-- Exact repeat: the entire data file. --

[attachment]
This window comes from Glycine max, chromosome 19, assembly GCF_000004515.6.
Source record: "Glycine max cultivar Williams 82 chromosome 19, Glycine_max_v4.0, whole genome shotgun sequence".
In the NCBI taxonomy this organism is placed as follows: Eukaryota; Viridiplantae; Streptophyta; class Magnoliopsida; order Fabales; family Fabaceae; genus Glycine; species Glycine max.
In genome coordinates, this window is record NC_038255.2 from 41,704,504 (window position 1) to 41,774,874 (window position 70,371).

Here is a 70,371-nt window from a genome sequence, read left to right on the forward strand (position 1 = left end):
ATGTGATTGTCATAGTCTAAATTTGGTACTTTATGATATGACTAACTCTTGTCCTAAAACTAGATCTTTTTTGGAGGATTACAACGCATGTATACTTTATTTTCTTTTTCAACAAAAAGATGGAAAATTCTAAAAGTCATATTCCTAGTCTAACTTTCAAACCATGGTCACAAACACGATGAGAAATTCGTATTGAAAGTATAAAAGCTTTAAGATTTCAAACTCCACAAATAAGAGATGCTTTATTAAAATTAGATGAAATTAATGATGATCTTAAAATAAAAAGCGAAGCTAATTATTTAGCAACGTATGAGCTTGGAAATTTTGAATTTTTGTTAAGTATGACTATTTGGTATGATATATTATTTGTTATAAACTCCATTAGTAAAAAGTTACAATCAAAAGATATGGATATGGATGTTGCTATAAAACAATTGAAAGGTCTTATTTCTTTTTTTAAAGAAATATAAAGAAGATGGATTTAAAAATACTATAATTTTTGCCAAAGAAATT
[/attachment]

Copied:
This window comes from Glycine max, chromosome 19, assembly GCF_000004515.6.
Source record: "Glycine max cultivar Williams 82 chromosome 19, Glycine_max_v4.0, whole genome shotgun sequence".
In the NCBI taxonomy this organism is placed as follows: Eukaryota; Viridiplantae; Streptophyta; class Magnoliopsida; order Fabales; family Fabaceae; genus Glycine; species Glycine max.
In genome coordinates, this window is record NC_038255.2 from 41,704,504 (window position 1) to 41,774,874 (window position 70,371).

Here is a 70,371-nt window from a genome sequence, read left to right on the forward strand (position 1 = left end):
ATGTGATTGTCATAGTCTAAATTTGGTACTTTATGATATGACTAACTCTTGTCCTAAAACTAGATCTTTTTTGGAGGATTACAACGCATGTATACTTTATTTTCTTTTTCAACAAAAAGATGGAAAATTCTAAAAGTCATATTCCTAGTCTAACTTTCAAACCATGGTCACAAACACGATGAGAAATTCGTATTGAAAGTATAAAAGCTTTAAGATTTCAAACTCCACAAATAAGAGATGCTTTATTAAAATTAGATGAAATTAATGATGATCTTAAAATAAAAAGCGAAGCTAATTATTTAGCAACGTATGAGCTTGGAAATTTTGAATTTTTGTTAAGTATGACTATTTGGTATGATATATTATTTGTTATAAACTCCATTAGTAAAAAGTTACAATCAAAAGATATGGATATGGATGTTGCTATAAAACAATTGAAAGGTCTTATTTCTTTTTTTAAAGAAATATAAAGAAGATGGATTTAAAAATACTATAATTTTTGCCAAAGAAATT